Do you support or oppose allowing all Georgia high school graduates to access in-state tuition to Georgia colleges, including legal immigrants, to ensure our state attracts highly skilled workers, increasing our competitive advantage and ability to grow new jobs?

Oppose. “Attract” is an incredibly bizarre claim – are you expecting their parents to come here in the hopes that their children would get cheaper college later? You would make a much better claim if you said “foster” a highly-skilled workforce, since at least by your logic they’d be attracted here and then become highly-skilled (unless we’re willing to admit universities do a bad job of developing skills).

I’d much sooner put restrictions on existing tuition monies so that they incentivize choosing a career path that’s in-demand, perhaps with something like fund matching future-employment agreements.

As it is, too many people go to college and often for things where college doesn’t really make a lot of sense. Pushing even more money into it won’t make that any better. And further, all graduates? Even those who have given no indication, and certainly no objective indication, they have any intention of ever taking schooling seriously? That certainly doesn’t sound like a wise investment of taxes.

Would you support or oppose policies and funding measures that increase up-skilling and employment options for those traditionally excluded from the workforce to meet current and future labor demand?

I’m going to need some examples of specific policies. We spend more than enough on education currently, so a “funding” measure I would support would be about re-directing funds, not increasing overall spending.

I’m certainly interested in skill-development outside of existing schooling, since the latter seems to be failing us. And, in general, we should always enable experimentation, since even if our current system is deemed functional there may be something better.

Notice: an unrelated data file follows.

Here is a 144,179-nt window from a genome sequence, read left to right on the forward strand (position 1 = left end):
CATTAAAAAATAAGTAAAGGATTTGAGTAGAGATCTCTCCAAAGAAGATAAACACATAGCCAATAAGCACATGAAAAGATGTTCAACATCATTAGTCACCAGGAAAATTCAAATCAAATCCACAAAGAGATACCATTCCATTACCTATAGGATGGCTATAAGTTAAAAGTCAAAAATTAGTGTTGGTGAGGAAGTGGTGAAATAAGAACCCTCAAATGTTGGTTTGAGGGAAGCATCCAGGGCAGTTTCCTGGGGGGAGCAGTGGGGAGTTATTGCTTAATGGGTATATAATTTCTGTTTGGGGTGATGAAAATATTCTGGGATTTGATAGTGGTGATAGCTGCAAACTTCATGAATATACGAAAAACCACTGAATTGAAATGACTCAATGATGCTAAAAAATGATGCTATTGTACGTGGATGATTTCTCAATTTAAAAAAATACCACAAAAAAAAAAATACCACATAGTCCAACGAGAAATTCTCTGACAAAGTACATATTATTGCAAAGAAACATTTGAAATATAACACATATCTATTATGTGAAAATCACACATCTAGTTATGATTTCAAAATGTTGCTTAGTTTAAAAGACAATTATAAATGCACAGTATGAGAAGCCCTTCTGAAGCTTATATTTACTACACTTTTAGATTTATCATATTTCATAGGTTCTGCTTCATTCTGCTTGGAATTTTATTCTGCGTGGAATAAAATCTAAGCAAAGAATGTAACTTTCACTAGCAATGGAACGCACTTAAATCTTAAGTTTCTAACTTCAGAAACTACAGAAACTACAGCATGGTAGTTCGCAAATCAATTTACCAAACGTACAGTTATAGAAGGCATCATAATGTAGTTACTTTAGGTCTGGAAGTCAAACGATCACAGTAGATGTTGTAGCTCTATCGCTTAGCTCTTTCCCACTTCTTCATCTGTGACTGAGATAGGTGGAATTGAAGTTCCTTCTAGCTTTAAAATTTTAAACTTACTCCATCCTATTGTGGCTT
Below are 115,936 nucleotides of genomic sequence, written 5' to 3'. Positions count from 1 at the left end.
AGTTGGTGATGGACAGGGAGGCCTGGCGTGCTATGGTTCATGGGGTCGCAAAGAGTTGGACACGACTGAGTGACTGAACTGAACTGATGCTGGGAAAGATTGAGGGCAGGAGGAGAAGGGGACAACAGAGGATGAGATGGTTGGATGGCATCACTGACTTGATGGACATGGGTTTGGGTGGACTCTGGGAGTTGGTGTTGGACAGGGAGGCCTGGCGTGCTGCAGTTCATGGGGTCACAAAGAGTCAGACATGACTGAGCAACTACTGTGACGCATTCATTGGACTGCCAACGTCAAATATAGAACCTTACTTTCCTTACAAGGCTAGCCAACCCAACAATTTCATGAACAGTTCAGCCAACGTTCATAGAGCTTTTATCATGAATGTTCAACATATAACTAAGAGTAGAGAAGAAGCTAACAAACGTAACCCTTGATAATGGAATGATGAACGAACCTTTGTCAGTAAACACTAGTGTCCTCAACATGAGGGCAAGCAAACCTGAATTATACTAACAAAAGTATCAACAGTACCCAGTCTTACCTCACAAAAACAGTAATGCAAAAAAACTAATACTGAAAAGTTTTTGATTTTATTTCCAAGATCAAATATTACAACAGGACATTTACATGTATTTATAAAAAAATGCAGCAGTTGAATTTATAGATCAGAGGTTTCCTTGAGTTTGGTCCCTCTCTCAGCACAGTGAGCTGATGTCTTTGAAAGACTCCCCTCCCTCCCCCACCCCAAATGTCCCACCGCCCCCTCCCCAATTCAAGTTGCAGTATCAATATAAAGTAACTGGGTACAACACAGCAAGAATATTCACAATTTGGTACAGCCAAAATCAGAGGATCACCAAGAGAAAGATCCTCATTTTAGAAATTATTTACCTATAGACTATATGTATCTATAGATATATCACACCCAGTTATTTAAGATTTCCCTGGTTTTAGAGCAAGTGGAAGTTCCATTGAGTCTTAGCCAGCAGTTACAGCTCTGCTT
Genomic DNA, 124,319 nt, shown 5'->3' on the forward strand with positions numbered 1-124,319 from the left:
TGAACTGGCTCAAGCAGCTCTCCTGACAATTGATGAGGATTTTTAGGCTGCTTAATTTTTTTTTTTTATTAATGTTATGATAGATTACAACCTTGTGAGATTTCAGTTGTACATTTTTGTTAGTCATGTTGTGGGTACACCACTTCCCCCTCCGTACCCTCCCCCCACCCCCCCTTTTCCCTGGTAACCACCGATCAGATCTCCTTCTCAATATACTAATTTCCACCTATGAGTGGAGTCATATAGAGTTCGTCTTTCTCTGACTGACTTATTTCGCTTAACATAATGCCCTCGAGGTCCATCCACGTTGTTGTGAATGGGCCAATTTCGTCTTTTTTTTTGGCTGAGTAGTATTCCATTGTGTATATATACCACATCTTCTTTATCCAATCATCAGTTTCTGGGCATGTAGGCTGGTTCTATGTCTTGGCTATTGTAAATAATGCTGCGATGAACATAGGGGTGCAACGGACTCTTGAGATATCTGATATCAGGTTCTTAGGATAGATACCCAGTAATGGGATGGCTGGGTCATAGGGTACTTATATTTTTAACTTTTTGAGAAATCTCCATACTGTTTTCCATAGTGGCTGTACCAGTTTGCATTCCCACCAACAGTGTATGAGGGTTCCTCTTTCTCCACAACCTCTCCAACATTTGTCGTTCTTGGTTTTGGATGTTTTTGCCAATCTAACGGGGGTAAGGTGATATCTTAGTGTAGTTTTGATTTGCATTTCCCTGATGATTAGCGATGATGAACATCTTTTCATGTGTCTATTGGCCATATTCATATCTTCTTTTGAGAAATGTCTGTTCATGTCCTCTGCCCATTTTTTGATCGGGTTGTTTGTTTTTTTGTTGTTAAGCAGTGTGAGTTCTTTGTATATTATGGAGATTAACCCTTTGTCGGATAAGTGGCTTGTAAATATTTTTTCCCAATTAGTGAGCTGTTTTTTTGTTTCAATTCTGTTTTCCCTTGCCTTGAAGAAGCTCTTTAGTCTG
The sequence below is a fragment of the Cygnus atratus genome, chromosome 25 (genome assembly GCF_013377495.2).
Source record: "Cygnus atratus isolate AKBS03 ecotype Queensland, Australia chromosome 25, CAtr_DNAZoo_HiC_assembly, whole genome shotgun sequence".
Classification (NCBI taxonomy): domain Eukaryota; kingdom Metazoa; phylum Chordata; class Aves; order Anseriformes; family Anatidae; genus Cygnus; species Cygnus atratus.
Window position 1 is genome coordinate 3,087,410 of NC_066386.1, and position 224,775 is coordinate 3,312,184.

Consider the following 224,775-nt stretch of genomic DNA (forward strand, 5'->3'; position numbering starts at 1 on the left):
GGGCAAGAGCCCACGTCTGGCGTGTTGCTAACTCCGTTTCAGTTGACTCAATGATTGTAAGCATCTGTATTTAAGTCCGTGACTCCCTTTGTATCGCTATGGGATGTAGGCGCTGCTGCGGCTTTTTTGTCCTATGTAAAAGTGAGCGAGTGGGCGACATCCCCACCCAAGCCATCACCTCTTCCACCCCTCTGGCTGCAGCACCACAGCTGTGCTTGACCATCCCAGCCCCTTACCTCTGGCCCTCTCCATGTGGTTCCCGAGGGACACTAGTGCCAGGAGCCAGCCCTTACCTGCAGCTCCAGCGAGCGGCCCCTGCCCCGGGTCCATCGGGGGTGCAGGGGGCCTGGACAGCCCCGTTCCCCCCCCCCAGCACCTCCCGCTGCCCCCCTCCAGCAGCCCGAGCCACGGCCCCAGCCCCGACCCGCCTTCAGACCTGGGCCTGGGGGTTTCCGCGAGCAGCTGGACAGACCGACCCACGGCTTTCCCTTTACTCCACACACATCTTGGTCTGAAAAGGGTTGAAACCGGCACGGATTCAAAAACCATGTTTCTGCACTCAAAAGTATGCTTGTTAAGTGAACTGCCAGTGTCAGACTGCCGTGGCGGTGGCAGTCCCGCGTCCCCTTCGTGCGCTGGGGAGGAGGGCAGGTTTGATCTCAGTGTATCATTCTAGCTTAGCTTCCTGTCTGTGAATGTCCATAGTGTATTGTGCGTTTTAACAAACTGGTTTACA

Do you support or oppose expanding access to public charter schools, including but not limited to incentivizing creation of more charter schools and fully funding the state charter school facility grant, in order to better meet the needs of families across the state with more K-12 choices?

Oppose, kinda. I support backpack funding so parents can choose, not having the state pick and choose which facilities get welfare.

Do you support or oppose the state mandating what a private employer’s wage and benefit package (paid leave, minimum wage, new insurance mandates, etc.) should consist of?

Oppose. I oppose the state trying to figure out who your employer is.

Do you support or oppose Georgia’s status as a right-to-work state which protects a Georgia employee’s right to decide on participation in union organizations?

That is NOT what that legislation does. It prevents employers from making an agreement with the union that they will only hire unionized employees.

I don’t want to join a union, and I don’t recommend you do. I strongly oppose them having any special legal protections. And if course if they went back to violence and destruction that should be dealt with harshly.

But private unions in the US today are voluntary, and whom you hire is supposed to be up to you, so it would be wrong of me to try to use the force of law to make your decisions for you.

Public unions on the other hand are inherently corrupt because they’re not negotiating with the source of the money, and pervert electoral politics. We cannot and should not explicitly ban public-sector unions, but there are constitutional policies that could gut them and if there were any hope for that I’d pursue it.

Do you support or oppose state mandates, such as a renewable portfolio standard, that would require electric utilities to utilize certain types (solar, wind, etc.) of energy as part of their generation mix?

Support in general, but details matter. I’d rather push for consumer choice in electricity.

Companies that accept a state-enforced monopoly – that is where they’ve made competing with them on their turf illegal – have entered into a devil’s bargain. I don’t mind throwing restrictions on them almost as if they were a part of the state, since they kind of are. And that’s how we do electricity in Georgia today.

Do you support public and private efforts to advance statewide conservation and sustainability for an enhanced quality of life?

Yes. Usual hedging about details and property rights on the public side, of course.

Would you support or oppose reforming the existing state Medicaid program to include expanding the program to draw down increased federal funds to cover more at-risk Georgia citizens who are currently ineligible?

Oppose. Other states are stealing from us using healthcare as a front operation. The appropriate response to that is not to get in on the action, but to keep this in mind when voting for US House.

Do you support or oppose increasing incentives for healthcare providers serving economically challenged populations to encourage providers to practice in rural areas?

Oppose. “Incentives” coming from these folks probably means hand-outs, and I think you know where I stand on that by now.